This axis is more than inclusion vs separation, but questions the basic "melting pot" model that the US has had as part of its national creed. Countries which were never exposed to this type of multi-ethnic population such as the Netherlands, parts of Scandinavia and the UK have seen the rise of political groups with an explicit xenophobic foundation.

3. Neo-colonialism vs internationalism. The breakdown of the traditional colonial models during the 20th Century has been replaced by a new neo-colonial arrangement. This has been guided by a number of international bodies which serve to disguise the unequal power of the states involved in trade. This began with the Marshall Plan then evolved into institutions like the WTO, World Bank and the IMF. These pretend to be international but are really mechanisms for the industrialized world to control markets and raw materials from elsewhere. Much of this neo-colonialism is covered by the popular catch phrase of "globalization", but there are other aspects beside trade. Aside from trade there are the issues of political philosophy. Should the industrialized states deal with dictatorships and non-capitalist states as they find them or should they attempt to force them to adopt a more western type of society? Pushing for these changes spills into the prior points of religious and ethnic domination of local societies. Such groups, which have traditionally controlled internal policies, now see their positions threatened by internationalism and secularism.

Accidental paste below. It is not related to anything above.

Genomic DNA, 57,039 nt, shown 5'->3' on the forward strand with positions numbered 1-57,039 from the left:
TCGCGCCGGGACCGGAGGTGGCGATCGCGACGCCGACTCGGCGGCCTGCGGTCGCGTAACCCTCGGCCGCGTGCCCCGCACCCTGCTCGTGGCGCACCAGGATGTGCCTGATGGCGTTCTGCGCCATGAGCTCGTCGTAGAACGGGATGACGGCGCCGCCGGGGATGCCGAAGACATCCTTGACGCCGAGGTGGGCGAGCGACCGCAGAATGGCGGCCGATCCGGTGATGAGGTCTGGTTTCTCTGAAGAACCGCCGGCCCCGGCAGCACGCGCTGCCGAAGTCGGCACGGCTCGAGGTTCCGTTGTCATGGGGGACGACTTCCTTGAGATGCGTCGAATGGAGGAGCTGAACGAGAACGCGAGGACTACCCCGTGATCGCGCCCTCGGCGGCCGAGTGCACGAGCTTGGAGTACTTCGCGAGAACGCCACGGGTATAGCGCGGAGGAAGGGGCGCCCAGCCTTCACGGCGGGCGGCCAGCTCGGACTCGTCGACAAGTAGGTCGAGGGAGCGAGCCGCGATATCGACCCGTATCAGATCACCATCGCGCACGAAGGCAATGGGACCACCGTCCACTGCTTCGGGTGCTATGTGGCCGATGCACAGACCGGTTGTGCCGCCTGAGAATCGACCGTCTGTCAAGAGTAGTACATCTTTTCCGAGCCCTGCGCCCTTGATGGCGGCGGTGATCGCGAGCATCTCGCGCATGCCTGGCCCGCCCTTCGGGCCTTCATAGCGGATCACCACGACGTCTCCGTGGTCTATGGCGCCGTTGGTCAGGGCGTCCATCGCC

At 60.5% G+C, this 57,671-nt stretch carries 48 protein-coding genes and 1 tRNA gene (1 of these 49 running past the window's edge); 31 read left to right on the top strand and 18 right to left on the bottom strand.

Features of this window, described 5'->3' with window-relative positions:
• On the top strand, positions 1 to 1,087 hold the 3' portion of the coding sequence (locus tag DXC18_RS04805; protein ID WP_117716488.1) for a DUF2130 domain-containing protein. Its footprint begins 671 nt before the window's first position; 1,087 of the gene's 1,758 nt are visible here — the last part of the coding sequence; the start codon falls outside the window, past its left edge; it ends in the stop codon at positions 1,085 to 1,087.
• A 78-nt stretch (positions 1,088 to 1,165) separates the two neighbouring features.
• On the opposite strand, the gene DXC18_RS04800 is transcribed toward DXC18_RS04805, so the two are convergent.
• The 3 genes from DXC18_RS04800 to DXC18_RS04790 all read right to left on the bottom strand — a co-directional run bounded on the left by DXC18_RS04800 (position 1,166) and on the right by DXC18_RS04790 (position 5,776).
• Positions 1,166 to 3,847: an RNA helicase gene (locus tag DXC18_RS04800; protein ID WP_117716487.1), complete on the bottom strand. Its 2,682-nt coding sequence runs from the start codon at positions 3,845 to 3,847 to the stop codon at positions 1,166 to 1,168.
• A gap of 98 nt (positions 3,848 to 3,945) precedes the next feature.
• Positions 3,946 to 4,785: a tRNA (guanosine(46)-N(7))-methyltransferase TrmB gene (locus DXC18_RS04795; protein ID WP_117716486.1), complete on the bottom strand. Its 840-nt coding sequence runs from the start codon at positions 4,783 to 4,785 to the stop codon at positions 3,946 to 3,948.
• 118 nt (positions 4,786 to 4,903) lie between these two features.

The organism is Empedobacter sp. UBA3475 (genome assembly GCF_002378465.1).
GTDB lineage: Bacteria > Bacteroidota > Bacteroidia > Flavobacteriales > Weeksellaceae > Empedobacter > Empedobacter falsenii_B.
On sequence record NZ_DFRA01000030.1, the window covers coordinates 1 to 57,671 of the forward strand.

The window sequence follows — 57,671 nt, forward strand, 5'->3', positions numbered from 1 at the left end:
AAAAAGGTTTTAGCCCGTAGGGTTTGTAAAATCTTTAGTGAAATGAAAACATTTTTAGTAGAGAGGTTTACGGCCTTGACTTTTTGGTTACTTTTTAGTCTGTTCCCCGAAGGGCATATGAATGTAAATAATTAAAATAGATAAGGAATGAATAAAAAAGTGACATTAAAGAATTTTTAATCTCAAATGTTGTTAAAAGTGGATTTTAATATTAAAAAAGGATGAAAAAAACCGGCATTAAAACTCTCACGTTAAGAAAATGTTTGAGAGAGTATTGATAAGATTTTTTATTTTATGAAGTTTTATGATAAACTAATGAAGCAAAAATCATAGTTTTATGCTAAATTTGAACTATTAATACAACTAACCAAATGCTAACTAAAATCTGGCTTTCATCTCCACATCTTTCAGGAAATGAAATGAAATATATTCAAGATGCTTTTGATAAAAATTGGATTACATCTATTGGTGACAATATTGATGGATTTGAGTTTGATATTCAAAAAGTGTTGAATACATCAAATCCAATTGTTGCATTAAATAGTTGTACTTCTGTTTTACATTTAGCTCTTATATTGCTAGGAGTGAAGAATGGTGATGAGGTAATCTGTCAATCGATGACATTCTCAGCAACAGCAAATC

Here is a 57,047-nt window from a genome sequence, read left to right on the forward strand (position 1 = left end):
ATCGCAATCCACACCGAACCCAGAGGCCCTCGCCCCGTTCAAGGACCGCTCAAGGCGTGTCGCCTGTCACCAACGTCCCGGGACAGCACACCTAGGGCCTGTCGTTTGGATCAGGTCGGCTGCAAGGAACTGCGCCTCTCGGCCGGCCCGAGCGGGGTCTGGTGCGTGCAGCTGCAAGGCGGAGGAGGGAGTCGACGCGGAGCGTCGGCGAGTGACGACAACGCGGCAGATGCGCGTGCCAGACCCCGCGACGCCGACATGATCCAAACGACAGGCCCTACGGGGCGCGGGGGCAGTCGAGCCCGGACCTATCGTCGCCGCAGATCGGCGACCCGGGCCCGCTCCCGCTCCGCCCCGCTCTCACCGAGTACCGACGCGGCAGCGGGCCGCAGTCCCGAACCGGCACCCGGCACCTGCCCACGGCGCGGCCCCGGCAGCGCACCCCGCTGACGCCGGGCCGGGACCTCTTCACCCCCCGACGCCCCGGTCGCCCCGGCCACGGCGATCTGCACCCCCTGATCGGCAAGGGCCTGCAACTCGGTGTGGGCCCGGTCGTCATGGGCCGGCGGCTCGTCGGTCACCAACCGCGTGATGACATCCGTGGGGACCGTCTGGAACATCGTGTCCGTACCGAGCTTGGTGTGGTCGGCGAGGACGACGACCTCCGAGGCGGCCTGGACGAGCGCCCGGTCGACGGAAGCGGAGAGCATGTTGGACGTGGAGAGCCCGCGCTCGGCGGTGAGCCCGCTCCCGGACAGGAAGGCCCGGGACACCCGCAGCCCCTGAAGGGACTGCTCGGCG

In the US and much of the EU this shows itself as the battles between the "neo-con" internationalists who want to use force, if necessary, to carry out their goals and those who favor negotiation, accommodation or even isolation.

4. Laissez faire capitalism vs government oversight. The same impulses that control the neo-colonial agenda are seen domestically. Should economies be regulated or unregulated? Is the role of government just one of enforcing property rights or does it have a social role as well? In many cases the appeal to laissez faire has resulted (deliberately or not) in rising social and wealth inequality and the substitution of policies favoring wealth accumulation over those of social concern. In extreme cases (as in the US currently) fundamental investments in infrastructure and health and welfare have been ignored in place of policies favoring financial manipulation. This has led to a small, but increasingly vocal, revival of the populist sentiments that arose in the prior Gilded Age. Even places like the UK, which had a very strong socialist/labor bent in the 20th Century, have seen a new wealthy class emerge and the concerns of organized labor become marginalized.